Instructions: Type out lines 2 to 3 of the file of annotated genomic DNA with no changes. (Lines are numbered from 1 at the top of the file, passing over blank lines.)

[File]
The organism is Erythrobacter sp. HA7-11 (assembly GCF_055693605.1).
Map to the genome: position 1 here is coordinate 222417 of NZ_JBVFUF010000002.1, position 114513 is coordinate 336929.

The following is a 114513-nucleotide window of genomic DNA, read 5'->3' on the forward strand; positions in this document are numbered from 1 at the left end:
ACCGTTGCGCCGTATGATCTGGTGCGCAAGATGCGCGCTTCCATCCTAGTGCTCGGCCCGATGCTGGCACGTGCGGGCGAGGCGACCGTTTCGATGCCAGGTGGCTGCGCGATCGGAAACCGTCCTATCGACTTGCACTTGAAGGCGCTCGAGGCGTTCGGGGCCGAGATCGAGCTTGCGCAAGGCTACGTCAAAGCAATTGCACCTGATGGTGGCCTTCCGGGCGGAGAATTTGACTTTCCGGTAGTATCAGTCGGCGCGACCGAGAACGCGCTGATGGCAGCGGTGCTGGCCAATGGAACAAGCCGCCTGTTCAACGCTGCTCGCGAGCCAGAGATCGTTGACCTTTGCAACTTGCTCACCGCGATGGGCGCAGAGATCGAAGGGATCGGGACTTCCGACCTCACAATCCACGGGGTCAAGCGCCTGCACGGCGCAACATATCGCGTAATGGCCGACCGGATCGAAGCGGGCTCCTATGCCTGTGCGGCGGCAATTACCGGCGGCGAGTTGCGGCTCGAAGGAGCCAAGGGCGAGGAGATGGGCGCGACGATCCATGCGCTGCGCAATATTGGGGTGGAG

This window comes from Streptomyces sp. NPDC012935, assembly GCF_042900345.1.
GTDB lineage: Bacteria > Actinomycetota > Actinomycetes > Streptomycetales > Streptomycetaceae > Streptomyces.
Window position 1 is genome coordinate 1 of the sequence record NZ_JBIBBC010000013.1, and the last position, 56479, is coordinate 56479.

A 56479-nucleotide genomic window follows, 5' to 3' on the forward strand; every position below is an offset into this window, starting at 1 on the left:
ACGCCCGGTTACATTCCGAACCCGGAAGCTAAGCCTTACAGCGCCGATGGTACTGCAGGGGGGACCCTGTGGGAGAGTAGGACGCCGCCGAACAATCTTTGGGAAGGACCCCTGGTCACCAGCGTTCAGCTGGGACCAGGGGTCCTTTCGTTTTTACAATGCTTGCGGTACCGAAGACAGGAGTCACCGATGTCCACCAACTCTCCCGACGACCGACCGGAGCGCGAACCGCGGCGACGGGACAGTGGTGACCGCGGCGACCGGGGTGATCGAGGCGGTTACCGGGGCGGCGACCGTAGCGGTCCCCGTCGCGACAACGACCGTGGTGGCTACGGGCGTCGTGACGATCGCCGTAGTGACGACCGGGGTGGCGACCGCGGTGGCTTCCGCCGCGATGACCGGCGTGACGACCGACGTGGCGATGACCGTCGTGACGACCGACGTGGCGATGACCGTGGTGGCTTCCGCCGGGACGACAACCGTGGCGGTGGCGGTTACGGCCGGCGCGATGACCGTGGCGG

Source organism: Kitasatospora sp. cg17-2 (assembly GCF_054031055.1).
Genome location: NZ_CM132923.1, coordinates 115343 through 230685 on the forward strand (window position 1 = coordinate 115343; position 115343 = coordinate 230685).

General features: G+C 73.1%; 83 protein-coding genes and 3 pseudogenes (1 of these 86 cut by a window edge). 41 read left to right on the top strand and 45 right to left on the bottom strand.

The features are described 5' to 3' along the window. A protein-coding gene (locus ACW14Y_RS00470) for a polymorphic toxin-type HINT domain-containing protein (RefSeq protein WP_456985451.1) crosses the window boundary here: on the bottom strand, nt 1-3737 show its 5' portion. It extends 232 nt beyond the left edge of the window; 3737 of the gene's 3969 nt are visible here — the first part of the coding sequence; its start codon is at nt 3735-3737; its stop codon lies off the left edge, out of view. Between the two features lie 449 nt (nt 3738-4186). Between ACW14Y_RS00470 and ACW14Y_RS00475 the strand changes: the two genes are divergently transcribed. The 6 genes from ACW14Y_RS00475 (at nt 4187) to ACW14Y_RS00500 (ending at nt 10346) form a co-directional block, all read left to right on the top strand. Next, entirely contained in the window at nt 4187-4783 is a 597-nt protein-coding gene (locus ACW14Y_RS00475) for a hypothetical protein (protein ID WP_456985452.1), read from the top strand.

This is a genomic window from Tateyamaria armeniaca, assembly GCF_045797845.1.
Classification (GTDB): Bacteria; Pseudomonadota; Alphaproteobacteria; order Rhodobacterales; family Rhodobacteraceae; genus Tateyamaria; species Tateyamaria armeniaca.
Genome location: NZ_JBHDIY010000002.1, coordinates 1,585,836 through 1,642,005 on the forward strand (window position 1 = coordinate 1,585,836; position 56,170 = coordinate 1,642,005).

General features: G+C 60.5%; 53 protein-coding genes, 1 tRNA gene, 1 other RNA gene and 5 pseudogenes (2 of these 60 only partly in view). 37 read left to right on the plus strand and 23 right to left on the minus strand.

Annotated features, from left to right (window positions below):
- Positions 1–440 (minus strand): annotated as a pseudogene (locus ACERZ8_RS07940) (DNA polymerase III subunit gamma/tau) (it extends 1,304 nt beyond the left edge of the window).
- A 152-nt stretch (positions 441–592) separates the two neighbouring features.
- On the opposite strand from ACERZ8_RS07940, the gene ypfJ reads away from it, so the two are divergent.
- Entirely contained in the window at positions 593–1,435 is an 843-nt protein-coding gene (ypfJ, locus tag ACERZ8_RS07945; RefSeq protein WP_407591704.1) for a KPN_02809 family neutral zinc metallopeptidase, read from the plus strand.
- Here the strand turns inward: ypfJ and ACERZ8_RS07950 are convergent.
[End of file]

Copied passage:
Map to the genome: position 1 here is coordinate 222417 of NZ_JBVFUF010000002.1, position 114513 is coordinate 336929.

The following is a 114513-nucleotide window of genomic DNA, read 5'->3' on the forward strand; positions in this document are numbered from 1 at the left end: